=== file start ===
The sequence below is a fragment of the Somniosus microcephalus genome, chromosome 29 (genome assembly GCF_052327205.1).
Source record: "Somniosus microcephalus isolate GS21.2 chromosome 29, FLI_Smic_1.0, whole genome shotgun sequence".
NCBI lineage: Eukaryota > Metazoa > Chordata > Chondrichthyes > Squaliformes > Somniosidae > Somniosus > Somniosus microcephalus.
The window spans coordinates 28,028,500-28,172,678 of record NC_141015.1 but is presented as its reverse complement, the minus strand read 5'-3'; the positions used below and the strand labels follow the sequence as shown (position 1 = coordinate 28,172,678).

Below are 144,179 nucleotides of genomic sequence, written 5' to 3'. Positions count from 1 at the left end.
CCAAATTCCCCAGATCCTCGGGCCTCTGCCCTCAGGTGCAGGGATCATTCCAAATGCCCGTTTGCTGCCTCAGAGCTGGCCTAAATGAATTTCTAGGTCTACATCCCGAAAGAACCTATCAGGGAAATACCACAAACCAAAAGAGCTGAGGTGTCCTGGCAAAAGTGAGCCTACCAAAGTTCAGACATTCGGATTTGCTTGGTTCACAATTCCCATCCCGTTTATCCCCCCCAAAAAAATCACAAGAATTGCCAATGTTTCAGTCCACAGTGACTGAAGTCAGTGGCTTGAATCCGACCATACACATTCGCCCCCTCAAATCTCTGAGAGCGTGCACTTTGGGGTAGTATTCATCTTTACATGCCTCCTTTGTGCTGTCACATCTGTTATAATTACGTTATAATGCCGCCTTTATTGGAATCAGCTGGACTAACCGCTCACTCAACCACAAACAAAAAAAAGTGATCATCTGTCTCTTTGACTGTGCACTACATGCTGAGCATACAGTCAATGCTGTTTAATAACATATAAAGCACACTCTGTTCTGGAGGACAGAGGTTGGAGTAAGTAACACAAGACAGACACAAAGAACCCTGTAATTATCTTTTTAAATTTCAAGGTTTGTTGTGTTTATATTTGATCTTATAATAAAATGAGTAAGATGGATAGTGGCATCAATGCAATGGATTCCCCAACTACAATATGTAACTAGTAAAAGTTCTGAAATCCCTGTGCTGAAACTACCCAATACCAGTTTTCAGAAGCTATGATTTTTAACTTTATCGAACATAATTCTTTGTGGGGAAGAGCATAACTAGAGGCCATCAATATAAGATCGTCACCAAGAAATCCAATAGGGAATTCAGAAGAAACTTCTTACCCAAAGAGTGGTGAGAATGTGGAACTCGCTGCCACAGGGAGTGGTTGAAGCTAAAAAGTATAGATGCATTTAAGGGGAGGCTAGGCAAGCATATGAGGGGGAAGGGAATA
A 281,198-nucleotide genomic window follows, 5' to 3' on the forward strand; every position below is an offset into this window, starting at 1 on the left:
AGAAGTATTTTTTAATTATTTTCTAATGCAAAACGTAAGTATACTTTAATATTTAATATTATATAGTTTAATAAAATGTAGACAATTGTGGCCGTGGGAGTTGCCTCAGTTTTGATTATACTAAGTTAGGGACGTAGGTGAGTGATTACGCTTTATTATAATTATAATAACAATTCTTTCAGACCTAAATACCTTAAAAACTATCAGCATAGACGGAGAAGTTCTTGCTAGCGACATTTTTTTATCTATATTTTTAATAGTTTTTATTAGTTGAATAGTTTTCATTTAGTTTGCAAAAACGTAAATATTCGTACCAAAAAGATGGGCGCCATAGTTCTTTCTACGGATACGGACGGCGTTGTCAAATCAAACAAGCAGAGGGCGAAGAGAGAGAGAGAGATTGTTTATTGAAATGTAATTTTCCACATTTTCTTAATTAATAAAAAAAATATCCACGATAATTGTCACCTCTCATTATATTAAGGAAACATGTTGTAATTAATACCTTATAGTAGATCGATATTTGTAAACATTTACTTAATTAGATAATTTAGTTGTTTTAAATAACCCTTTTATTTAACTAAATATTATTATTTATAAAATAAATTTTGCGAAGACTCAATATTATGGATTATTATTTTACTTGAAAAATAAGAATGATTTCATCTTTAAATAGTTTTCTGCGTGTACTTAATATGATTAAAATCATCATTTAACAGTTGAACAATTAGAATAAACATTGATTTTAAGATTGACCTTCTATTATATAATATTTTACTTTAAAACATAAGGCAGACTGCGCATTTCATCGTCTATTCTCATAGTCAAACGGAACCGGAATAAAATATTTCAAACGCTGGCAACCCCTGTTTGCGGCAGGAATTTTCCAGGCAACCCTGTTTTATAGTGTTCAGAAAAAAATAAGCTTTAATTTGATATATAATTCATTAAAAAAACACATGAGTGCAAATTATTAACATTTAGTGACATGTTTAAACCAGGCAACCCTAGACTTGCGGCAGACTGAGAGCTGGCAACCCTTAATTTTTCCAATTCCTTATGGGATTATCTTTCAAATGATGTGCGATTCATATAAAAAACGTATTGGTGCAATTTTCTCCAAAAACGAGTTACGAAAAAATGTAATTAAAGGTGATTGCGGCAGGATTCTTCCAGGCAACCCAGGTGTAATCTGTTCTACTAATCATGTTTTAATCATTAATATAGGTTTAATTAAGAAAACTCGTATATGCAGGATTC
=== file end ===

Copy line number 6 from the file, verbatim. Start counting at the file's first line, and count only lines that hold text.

CCAAATTCCCCAGATCCTCGGGCCTCTGCCCTCAGGTGCAGGGATCATTCCAAATGCCCGTTTGCTGCCTCAGAGCTGGCCTAAATGAATTTCTAGGTCTACATCCCGAAAGAACCTATCAGGGAAATACCACAAACCAAAAGAGCTGAGGTGTCCTGGCAAAAGTGAGCCTACCAAAGTTCAGACATTCGGATTTGCTTGGTTCACAATTCCCATCCCGTTTATCCCCCCCAAAAAAATCACAAGAATTGCCAATGTTTCAGTCCACAGTGACTGAAGTCAGTGGCTTGAATCCGACCATACACATTCGCCCCCTCAAATCTCTGAGAGCGTGCACTTTGGGGTAGTATTCATCTTTACATGCCTCCTTTGTGCTGTCACATCTGTTATAATTACGTTATAATGCCGCCTTTATTGGAATCAGCTGGACTAACCGCTCACTCAACCACAAACAAAAAAAAGTGATCATCTGTCTCTTTGACTGTGCACTACATGCTGAGCATACAGTCAATGCTGTTTAATAACATATAAAGCACACTCTGTTCTGGAGGACAGAGGTTGGAGTAAGTAACACAAGACAGACACAAAGAACCCTGTAATTATCTTTTTAAATTTCAAGGTTTGTTGTGTTTATATTTGATCTTATAATAAAATGAGTAAGATGGATAGTGGCATCAATGCAATGGATTCCCCAACTACAATATGTAACTAGTAAAAGTTCTGAAATCCCTGTGCTGAAACTACCCAATACCAGTTTTCAGAAGCTATGATTTTTAACTTTATCGAACATAATTCTTTGTGGGGAAGAGCATAACTAGAGGCCATCAATATAAGATCGTCACCAAGAAATCCAATAGGGAATTCAGAAGAAACTTCTTACCCAAAGAGTGGTGAGAATGTGGAACTCGCTGCCACAGGGAGTGGTTGAAGCTAAAAAGTATAGATGCATTTAAGGGGAGGCTAGGCAAGCATATGAGGGGGAAGGGAATA